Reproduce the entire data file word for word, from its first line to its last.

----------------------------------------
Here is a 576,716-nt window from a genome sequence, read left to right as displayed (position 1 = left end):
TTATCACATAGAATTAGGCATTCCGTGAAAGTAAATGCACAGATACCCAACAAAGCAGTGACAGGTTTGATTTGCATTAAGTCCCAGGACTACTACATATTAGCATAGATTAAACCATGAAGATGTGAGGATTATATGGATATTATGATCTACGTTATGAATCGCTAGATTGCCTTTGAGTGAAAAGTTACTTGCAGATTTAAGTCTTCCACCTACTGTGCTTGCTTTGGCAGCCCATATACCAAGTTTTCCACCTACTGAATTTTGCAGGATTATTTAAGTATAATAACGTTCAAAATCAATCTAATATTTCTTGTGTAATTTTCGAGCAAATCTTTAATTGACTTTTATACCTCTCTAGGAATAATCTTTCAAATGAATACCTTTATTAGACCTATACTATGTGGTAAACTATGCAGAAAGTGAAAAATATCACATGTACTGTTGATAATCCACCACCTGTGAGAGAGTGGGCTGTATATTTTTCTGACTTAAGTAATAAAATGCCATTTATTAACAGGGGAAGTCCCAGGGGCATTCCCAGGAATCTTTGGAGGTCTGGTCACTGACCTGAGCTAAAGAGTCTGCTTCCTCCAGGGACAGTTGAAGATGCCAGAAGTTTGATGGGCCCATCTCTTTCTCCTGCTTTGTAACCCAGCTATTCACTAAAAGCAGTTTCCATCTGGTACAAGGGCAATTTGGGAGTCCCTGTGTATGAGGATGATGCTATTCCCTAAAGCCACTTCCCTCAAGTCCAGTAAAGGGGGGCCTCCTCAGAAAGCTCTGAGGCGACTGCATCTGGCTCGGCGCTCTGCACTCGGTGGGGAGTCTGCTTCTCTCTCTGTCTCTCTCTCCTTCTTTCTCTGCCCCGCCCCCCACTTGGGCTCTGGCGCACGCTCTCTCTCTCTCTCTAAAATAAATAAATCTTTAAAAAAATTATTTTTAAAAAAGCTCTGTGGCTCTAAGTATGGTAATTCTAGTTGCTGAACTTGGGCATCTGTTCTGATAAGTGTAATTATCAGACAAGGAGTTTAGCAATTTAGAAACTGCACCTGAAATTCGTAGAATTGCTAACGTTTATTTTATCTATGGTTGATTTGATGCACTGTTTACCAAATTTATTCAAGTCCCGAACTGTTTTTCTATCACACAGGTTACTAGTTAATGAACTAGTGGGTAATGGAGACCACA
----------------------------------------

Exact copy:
Here is a 576,716-nt window from a genome sequence, read left to right as displayed (position 1 = left end):
TTATCACATAGAATTAGGCATTCCGTGAAAGTAAATGCACAGATACCCAACAAAGCAGTGACAGGTTTGATTTGCATTAAGTCCCAGGACTACTACATATTAGCATAGATTAAACCATGAAGATGTGAGGATTATATGGATATTATGATCTACGTTATGAATCGCTAGATTGCCTTTGAGTGAAAAGTTACTTGCAGATTTAAGTCTTCCACCTACTGTGCTTGCTTTGGCAGCCCATATACCAAGTTTTCCACCTACTGAATTTTGCAGGATTATTTAAGTATAATAACGTTCAAAATCAATCTAATATTTCTTGTGTAATTTTCGAGCAAATCTTTAATTGACTTTTATACCTCTCTAGGAATAATCTTTCAAATGAATACCTTTATTAGACCTATACTATGTGGTAAACTATGCAGAAAGTGAAAAATATCACATGTACTGTTGATAATCCACCACCTGTGAGAGAGTGGGCTGTATATTTTTCTGACTTAAGTAATAAAATGCCATTTATTAACAGGGGAAGTCCCAGGGGCATTCCCAGGAATCTTTGGAGGTCTGGTCACTGACCTGAGCTAAAGAGTCTGCTTCCTCCAGGGACAGTTGAAGATGCCAGAAGTTTGATGGGCCCATCTCTTTCTCCTGCTTTGTAACCCAGCTATTCACTAAAAGCAGTTTCCATCTGGTACAAGGGCAATTTGGGAGTCCCTGTGTATGAGGATGATGCTATTCCCTAAAGCCACTTCCCTCAAGTCCAGTAAAGGGGGGCCTCCTCAGAAAGCTCTGAGGCGACTGCATCTGGCTCGGCGCTCTGCACTCGGTGGGGAGTCTGCTTCTCTCTCTGTCTCTCTCTCCTTCTTTCTCTGCCCCGCCCCCCACTTGGGCTCTGGCGCACGCTCTCTCTCTCTCTCTAAAATAAATAAATCTTTAAAAAAATTATTTTTAAAAAAGCTCTGTGGCTCTAAGTATGGTAATTCTAGTTGCTGAACTTGGGCATCTGTTCTGATAAGTGTAATTATCAGACAAGGAGTTTAGCAATTTAGAAACTGCACCTGAAATTCGTAGAATTGCTAACGTTTATTTTATCTATGGTTGATTTGATGCACTGTTTACCAAATTTATTCAAGTCCCGAACTGTTTTTCTATCACACAGGTTACTAGTTAATGAACTAGTGGGTAATGGAGACCACA